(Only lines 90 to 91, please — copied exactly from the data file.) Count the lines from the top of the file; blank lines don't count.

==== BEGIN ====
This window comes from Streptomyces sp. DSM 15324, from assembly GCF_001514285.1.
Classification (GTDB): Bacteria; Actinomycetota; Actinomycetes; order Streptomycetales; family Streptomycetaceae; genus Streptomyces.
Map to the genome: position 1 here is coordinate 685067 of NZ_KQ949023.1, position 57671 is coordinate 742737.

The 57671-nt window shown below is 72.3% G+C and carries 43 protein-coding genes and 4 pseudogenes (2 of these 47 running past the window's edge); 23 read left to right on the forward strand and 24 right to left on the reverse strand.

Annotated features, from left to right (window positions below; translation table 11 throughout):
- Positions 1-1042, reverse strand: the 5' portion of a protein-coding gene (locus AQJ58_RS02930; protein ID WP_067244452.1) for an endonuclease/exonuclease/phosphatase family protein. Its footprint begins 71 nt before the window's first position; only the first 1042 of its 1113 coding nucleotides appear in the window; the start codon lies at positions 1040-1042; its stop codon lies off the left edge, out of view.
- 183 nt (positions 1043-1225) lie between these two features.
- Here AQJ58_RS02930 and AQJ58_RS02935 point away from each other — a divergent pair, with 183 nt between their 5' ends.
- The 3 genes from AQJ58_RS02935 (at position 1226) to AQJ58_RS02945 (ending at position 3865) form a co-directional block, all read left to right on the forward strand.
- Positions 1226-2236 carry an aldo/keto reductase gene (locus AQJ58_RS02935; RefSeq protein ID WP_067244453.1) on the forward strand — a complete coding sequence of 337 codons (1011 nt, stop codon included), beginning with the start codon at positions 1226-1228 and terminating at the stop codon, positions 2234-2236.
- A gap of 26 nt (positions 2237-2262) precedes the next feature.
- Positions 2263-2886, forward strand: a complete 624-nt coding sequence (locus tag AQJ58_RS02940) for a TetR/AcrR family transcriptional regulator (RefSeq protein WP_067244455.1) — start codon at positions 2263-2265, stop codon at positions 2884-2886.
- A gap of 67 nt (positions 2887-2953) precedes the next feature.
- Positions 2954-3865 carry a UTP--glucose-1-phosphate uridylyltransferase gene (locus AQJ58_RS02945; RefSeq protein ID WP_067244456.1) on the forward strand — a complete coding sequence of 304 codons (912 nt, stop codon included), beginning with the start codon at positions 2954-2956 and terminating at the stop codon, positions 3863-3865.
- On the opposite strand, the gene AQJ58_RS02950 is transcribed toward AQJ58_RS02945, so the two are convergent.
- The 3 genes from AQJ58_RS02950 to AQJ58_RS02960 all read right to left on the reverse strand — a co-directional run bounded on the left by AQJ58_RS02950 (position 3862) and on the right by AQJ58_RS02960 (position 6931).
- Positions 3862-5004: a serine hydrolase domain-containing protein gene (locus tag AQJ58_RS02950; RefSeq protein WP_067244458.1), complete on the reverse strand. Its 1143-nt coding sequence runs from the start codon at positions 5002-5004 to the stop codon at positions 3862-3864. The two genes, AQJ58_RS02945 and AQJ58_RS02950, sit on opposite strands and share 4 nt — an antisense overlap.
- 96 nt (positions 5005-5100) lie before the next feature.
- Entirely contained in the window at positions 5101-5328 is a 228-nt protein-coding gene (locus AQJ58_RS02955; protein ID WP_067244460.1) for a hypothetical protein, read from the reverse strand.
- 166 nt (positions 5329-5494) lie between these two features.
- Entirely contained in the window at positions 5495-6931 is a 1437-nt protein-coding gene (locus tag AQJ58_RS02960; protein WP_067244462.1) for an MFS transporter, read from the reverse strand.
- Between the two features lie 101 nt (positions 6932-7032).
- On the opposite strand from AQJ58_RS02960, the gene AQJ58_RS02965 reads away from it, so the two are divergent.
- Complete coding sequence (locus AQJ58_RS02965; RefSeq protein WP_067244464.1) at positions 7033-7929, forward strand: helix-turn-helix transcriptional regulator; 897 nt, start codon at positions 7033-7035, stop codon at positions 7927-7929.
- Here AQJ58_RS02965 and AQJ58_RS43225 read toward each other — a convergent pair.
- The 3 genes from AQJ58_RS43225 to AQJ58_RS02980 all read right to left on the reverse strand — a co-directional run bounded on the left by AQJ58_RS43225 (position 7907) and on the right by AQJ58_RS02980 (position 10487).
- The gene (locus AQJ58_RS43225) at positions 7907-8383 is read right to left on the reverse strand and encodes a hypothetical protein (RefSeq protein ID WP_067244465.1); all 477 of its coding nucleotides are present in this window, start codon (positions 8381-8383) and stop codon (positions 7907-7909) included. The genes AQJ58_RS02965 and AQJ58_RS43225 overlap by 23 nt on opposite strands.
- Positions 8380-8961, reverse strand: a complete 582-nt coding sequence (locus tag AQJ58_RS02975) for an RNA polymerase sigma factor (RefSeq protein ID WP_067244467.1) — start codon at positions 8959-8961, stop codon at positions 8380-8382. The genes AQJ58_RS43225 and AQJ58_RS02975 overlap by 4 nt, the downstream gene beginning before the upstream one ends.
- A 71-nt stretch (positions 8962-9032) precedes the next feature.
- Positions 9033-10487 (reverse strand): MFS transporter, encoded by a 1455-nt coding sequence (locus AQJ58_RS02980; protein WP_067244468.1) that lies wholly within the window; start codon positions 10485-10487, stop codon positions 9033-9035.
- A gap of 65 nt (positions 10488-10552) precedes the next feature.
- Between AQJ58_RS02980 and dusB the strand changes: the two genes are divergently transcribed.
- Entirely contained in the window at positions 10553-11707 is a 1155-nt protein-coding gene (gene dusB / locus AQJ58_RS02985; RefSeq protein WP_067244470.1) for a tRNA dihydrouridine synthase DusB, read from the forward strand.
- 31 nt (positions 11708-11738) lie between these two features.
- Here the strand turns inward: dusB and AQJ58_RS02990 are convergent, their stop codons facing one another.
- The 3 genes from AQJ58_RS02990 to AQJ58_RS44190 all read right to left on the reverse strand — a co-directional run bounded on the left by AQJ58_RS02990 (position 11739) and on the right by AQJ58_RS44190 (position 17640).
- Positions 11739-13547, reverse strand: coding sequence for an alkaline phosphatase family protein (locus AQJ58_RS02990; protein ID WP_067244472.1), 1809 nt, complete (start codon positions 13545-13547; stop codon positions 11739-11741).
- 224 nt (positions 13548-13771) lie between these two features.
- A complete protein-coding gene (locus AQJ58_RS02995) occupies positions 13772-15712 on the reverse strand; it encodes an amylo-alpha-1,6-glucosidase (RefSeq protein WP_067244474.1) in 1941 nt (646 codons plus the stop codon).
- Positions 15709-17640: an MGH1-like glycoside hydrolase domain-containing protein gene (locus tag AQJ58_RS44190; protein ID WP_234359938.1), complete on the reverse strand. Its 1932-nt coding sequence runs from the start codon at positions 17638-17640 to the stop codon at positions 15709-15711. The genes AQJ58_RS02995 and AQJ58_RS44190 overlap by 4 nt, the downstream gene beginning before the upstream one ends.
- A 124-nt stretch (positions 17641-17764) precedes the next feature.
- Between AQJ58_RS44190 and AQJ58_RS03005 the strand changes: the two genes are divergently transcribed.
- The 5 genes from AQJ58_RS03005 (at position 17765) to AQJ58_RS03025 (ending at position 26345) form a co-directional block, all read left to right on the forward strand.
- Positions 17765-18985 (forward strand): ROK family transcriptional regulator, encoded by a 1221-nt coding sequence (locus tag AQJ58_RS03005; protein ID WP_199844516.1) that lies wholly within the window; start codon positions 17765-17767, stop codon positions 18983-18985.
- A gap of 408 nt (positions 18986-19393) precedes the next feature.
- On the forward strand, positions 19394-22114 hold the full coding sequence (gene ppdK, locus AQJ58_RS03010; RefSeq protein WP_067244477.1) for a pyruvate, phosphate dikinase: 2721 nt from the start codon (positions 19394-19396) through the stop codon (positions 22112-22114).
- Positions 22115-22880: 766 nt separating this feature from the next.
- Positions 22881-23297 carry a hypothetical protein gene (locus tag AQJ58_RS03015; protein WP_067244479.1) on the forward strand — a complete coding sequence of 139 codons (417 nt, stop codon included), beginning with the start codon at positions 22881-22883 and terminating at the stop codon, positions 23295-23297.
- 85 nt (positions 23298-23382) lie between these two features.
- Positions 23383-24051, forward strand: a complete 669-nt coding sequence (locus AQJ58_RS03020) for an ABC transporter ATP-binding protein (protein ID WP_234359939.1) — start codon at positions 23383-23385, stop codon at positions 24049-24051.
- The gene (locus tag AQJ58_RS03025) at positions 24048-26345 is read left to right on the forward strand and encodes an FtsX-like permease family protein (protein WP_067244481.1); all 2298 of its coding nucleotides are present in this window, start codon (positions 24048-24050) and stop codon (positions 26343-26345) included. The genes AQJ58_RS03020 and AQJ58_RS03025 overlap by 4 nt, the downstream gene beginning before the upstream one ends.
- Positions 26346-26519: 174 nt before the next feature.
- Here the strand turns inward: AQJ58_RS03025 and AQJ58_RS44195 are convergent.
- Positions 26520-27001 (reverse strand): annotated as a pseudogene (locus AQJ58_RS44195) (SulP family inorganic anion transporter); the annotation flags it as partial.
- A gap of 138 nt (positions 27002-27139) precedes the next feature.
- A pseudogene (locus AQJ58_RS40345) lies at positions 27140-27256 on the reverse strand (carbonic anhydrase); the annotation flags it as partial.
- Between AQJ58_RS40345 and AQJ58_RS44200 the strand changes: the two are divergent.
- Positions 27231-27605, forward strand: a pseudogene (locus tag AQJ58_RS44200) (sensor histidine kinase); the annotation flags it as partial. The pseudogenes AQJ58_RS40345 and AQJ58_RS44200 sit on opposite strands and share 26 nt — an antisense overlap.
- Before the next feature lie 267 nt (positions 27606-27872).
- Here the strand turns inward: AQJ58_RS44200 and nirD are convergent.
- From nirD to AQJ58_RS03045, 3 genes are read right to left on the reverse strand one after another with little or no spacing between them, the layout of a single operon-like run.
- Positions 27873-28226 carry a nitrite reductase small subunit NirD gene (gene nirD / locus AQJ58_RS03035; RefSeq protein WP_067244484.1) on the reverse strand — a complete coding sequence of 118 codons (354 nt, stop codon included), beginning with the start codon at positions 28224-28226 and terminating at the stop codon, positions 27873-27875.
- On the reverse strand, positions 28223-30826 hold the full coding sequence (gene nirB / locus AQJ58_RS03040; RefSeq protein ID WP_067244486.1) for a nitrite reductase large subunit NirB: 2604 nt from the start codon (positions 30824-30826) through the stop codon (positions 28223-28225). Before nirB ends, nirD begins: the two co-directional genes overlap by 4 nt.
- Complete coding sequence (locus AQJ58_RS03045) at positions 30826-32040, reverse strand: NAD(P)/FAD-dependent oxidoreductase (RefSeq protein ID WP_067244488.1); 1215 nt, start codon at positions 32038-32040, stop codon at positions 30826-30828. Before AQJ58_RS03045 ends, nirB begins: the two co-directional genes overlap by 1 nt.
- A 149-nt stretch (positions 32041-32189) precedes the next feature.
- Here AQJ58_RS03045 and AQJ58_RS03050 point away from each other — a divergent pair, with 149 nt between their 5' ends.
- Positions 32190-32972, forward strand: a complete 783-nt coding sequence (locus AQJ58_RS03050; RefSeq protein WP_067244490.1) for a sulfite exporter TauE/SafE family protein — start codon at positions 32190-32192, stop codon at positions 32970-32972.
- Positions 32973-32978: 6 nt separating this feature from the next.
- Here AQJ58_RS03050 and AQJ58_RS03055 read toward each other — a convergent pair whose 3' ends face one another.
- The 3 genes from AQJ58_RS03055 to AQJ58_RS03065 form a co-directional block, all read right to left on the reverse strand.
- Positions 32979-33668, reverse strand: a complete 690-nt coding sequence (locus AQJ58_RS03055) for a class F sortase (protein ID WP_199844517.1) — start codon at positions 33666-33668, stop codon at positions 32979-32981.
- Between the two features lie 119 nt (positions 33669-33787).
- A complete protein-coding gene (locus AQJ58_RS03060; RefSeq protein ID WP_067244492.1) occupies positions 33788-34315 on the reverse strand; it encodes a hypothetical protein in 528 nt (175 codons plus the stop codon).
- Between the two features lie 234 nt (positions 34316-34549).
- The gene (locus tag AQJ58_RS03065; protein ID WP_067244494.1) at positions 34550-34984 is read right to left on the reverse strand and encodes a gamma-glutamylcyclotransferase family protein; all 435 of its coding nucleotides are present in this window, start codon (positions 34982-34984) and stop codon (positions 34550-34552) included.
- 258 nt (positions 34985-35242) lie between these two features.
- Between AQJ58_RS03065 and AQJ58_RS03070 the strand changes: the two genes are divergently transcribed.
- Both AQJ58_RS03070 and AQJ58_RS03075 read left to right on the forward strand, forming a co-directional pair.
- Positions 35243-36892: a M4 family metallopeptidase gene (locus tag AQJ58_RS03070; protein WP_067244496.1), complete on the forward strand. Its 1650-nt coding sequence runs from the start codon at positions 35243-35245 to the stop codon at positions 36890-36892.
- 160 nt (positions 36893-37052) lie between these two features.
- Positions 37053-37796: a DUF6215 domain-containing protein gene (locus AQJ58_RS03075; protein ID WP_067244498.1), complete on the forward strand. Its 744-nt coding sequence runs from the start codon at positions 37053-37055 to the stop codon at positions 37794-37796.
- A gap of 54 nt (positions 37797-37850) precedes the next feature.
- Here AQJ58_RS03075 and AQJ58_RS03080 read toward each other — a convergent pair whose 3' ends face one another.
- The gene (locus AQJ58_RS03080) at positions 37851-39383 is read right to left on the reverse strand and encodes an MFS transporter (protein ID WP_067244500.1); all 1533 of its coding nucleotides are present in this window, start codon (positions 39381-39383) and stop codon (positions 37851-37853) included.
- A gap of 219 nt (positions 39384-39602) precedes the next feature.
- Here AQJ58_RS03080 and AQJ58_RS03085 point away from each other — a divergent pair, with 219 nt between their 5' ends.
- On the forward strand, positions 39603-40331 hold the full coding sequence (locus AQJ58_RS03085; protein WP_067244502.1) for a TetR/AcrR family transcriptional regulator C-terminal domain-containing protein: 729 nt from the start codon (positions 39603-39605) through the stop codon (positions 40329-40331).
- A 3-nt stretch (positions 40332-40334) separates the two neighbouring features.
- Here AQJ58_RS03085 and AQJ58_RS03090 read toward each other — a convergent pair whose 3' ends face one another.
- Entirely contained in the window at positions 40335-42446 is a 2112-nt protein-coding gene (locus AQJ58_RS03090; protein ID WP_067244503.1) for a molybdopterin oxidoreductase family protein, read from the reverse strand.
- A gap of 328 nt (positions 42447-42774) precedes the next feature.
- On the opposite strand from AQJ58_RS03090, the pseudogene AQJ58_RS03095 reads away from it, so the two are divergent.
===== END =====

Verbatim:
- Entirely contained in the window at positions 40335-42446 is a 2112-nt protein-coding gene (locus AQJ58_RS03090; protein ID WP_067244503.1) for a molybdopterin oxidoreductase family protein, read from the reverse strand.
- A gap of 328 nt (positions 42447-42774) precedes the next feature.